Home » Beijing loses grip on Rome’s BRI membership as Meloni readies exit

Beijing loses grip on Rome’s BRI membership as Meloni readies exit

After the Defence Minister slammed Italy’s entrance into the Belt and Road Initiative, China’s Foreign Ministry replied with a defeated-sounding note about cooperation being in the interest of both. Reportedly, that’s because Rome will leave the BRI in September and Beijing has already accepted it: here’s more

Beijing’s (subdued) Belt and Road Initiative blowback. Italian Defence Minister Guido Crosetto made global headlines on Sunday after he called Rome’s entrance into Beijing’s power project an “improvised and heinous” act. The spokesperson for China’s Foreign Ministry replied with a somewhat restrained comment noting that “further tapping the potential of Belt and Road cooperation serves the interests of both sides.”

  • Compared to the usual rhetoric, which oscillates from enthusiastically touting the BRI’s benefits to not-so-subtly threatening economic retaliation if Rome decides to leave it, this is definitely drier…
  • …and the reason, as explored below, might well be that Beijing has accepted that Rome will exit.

A matter of framing. Minister Crosetto’s main criticism hinged on the mismatch between promises and deliverables: over the past years, the trade balance has tilted ever more heavily in China’s favour – as it tripled its exports to Italy – all while the BRI membership did not boost Italian imports to the level attained by other non-BRI countries.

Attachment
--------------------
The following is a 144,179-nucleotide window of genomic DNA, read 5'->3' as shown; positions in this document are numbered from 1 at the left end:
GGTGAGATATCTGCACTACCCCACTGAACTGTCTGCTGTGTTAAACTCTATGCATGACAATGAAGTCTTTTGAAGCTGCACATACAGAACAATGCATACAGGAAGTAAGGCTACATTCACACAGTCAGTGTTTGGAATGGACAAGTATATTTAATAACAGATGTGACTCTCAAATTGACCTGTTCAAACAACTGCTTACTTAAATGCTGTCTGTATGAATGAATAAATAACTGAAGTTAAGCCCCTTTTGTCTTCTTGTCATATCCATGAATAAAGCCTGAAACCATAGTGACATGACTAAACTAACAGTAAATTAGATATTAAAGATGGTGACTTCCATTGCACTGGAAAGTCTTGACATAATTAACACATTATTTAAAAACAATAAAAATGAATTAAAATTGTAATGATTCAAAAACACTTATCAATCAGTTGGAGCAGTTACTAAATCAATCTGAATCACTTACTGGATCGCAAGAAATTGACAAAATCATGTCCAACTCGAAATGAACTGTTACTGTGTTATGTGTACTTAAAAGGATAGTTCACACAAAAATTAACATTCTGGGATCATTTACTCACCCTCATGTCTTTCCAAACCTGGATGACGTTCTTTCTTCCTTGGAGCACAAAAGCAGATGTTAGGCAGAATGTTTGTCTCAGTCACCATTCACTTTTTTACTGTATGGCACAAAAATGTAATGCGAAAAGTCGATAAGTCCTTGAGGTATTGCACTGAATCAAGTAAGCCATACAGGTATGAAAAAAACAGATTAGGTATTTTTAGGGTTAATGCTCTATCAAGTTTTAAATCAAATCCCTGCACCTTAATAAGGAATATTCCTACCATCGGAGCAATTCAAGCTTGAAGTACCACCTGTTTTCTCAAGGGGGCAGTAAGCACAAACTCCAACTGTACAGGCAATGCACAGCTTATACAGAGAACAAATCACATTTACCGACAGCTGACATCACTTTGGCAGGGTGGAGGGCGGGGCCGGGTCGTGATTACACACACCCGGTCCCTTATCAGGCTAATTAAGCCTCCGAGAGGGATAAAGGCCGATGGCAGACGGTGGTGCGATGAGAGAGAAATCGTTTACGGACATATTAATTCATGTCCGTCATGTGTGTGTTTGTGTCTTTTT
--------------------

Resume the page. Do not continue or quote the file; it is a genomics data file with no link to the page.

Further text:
• That doesn’t appear from the Chinese MFA’s cherry-picked data. The BRI, reads its statement, brought “numerous tangible outcomes in economy, trade and business cooperation” on both sides.
  • “[I]n the first five months of this year, Italian exports to China surged by 58% year-on-year,” said the spokesperson, conveniently refraining from contextualising the data by factoring in the post-pandemic recovery effect and the better performance of other non-BRI countries – precisely as the umpteenth Global Times editorial on the matter does.

It’s not a matter of if, but when. Prime Minister Giorgia Meloni has been careful to note that no decision has been taken yet. But as she reportedly signalled to United States congresspeople, Rome has already decided, and it’s working to make the transition as painless as possible to avoid turning China’s resentment into economic backlash.

  • It’s no coincidence that, while in Washington, she announced an upcoming visit to Beijing, where she’s expected to communicate that Rome is willing to consolidate cooperation despite exiting the BRI.

Has the roadmap been decided? The BRI deal is set to auto-renew in March 2024 unless one of the parties explicitly walks out at least three months prior. According to Il Foglio, which cites Italian government sources, the Meloni executive intends to officialise Italy’s exit in September 2023 before her trip to China, slated to happen between late September and early October.

  • The daily revealed that PM Meloni’s diplomatic staff “have already agreed on the timing of the exit with the Chinese government,” which in turn “has informally communicated its readiness to cancel the agreement without retaliation.”

In return, the Italian government is supposedly ready to “create new commercial deals with China” along the lines of those inked by French President Emmanuel Macron during his April visit to Beijing, which centred on cross-sectoral agreements between major companies in sectors ranging from transport and energy to agriculture and science.

  • Effectively, this amounts to Italy dropping a politically-charged framework agreement and resetting its relationship with China to an economic partnership, aligning itself with the rest of the G-7 countries and most of the West and bringing to completion its Atlanticist, Draghi-initiated pivot away from Beijing.

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